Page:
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Fibromyalgia; Facts to Know.

Fibromyalgia is a chronic disorder characterized by widespread musculoskeletal pain and multiple tender points. "Tender points" refers to tenderness that occur in localized areas, particularly in the neck, spine, shoulders and hips.

People with fibromyalgia may also experience fatigue, sleep disturbances, morning stiffness, irritable bowel syndrome, anxiety, depression and other symptoms.

About 2 percent of the U.S. adult population suffers from fibromyalgia, and it predominantly affects women. The condition primarily occurs in women of childbearing age, but children, the elderly and men can be affected.

There is no cure for fibromyalgia, though the disorder can be successfully managed.

Fibromyalgia is defined based on widespread pain in combination with tenderness in at least 11 of 18 specific tender point sites for at least three months. There are no lab tests to confirm a diagnosis, although such tests may be used to rule out other conditions with similar symptoms, such as rheumatoid arthritis or lupus.

There appears to be a link between fibromyalgia and chronic fatigue syndrome (CFS). Up to 70 percent of people with fibromyalgia fit the criteria for CFS.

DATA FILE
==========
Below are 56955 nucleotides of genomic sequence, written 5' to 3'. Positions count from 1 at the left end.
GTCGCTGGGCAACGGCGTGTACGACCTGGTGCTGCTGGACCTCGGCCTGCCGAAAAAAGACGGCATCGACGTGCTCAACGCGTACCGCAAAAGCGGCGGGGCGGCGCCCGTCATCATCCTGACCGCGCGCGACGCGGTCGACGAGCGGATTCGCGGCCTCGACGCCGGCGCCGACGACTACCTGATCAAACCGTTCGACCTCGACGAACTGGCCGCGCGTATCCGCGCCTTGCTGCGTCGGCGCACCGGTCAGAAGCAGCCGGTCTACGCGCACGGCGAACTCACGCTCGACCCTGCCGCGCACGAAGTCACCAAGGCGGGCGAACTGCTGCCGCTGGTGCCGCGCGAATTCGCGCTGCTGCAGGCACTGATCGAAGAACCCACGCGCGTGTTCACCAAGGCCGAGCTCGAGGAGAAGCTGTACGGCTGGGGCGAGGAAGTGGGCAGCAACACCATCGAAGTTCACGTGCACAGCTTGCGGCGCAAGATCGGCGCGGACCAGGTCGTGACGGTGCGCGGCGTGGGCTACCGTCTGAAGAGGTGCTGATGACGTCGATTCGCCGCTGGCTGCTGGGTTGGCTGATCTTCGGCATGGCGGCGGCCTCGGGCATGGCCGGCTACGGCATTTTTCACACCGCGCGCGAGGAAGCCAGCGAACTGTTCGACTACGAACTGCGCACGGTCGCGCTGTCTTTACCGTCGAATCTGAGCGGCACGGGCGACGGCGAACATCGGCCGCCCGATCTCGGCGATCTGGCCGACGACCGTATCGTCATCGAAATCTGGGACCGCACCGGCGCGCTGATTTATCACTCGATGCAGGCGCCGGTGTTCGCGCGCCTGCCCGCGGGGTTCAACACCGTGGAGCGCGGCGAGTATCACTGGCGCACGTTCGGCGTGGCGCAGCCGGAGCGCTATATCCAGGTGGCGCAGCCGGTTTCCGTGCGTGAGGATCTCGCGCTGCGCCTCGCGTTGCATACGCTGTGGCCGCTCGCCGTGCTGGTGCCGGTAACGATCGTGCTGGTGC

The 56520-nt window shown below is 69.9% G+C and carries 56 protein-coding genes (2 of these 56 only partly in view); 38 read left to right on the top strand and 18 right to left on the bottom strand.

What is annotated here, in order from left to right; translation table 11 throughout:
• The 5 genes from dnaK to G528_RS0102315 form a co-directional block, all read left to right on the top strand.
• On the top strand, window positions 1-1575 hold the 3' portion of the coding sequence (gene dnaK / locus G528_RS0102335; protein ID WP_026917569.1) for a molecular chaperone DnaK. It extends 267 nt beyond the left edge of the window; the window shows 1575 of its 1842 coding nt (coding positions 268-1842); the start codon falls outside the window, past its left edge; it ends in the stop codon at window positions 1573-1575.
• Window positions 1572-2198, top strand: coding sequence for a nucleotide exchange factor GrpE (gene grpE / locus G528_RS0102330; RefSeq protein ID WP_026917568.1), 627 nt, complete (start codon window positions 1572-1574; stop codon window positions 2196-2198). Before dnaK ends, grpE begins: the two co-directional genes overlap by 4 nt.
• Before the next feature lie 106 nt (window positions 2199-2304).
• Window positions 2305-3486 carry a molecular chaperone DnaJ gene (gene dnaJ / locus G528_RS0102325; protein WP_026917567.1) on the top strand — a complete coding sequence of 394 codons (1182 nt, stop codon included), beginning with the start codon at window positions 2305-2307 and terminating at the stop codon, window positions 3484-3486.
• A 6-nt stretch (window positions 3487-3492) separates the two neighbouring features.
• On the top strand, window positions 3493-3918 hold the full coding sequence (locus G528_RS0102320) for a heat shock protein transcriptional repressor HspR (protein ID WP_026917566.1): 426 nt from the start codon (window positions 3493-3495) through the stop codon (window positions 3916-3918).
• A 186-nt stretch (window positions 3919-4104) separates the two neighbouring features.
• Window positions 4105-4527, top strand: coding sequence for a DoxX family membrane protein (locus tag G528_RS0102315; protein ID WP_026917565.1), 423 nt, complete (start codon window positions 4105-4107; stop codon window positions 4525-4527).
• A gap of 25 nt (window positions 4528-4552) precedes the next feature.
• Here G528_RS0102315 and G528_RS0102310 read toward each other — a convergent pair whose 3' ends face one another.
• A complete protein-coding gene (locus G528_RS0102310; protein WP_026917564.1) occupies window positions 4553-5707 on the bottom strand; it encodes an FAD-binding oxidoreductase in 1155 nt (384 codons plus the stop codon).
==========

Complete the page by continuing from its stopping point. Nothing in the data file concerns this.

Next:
Low-impact aerobic exercise such as walking and swimming can help manage the symptoms of fibromyalgia. Physical therapy and stretching exercises also help.

A variety of medications are used to treat fibromyalgia, including the first approved medication for fibromyalgia, Lyrica (pregabalin). Other medications include antidepressants and anti-seizure drugs.

If you are diagnosed with fibromyalgia, you should monitor your pain, noting activities that increase it and therapeutic approaches that improve it. Repetitive activities may temporarily exacerbate the condition, as may sitting in one position for long stretches of time.

Studies find that negative thinking increases stress and affects your perception of pain, so learning to minimize and control these thoughts can improve your symptoms. The key is not so much to "think positively," but to "think non-negatively."

References

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Keywords: fibromyalgia, fibromyalgia syndrome, tender points, sleep, women, depression, antidepressants
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Publication:NWHRC Health Center - Fibromyalgia
Article Type:Disease/Disorder overview
Geographic Code:1USA
Date:Aug 3, 2007
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